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Broadband

Brazilian operators facing mobster threat – report

Brazil's telcos have had plenty to grapple with of late, what with the ongoing saga around bankrupt Oi's assets and government pressure to build 5G standalone networks as quickly as possible.

According to an investigation by Reuters, a new and far more dangerous challenge has emerged: Internet service providers with links to notorious crime syndicates in Brazil are said to be forcibly taking over services in certain Rio de Janeiro neighborhoods and elsewhere.

Tens of thousands of Brazilians now depend on unreliable broadband networks.
 (Source: Unsplash)
Tens of thousands of Brazilians now depend on unreliable broadband networks.
(Source: Unsplash)

The news agency quotes a police officer who spoke to a technician from Telecom Italia's Brazilian unit TIM SA. The employee was due to fix an Internet outage, but said armed men had chased him away with a warning not to return.

It seems that these new ISPs are also using stolen equipment, some of which are from the operators. Residents have the choice of signing up with the new provider, or going without broadband access altogether.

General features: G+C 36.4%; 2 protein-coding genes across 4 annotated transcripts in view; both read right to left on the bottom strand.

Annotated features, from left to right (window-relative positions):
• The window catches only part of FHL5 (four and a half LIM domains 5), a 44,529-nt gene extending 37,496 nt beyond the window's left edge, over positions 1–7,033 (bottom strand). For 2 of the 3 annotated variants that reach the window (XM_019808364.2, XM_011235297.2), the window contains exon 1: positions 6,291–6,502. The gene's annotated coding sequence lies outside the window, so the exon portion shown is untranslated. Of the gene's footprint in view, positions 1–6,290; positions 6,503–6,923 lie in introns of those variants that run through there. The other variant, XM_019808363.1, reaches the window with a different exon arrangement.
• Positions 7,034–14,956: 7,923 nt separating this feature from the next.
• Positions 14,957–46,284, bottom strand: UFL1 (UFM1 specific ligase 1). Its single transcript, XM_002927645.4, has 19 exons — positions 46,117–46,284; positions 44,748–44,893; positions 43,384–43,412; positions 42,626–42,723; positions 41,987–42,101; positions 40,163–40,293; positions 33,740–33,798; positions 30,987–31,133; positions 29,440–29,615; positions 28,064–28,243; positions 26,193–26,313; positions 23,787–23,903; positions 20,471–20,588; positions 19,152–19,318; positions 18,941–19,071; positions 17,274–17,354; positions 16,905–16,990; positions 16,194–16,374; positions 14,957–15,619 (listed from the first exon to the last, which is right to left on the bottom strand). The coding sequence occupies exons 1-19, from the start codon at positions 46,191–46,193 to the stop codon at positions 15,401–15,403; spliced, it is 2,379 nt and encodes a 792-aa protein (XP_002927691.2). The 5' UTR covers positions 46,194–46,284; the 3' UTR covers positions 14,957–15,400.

Code of silence

Somewhat unsurprisingly, Brazil's operators have not wished to comment on the matter. Reuters noted that TIM, Oi, Claro and Telefonica Brasil (Vivo) referred questions to Conexis, the telecom trade association.

In a statement, TIM did call on the nation's law enforcement to act to protect legitimate operators, Reuters added.

Even more worryingly, the practice seems to be spreading.

Reuters said its interviews and reviews of court filings submitted by police described "an audacious takeover of internet service in dozens of neighborhoods in Brazil's major cities by companies associated with alleged criminals."


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Sources told the news agency that tens of thousands of Brazilians now depend on unreliable broadband networks estimated to be generating millions of dollars annually.

Rio state prosecutor Antonio Pessanha was quoted as saying that the Internet is "the new gold for the criminal underworld."

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— Anne Morris, contributing editor, special to Light Reading

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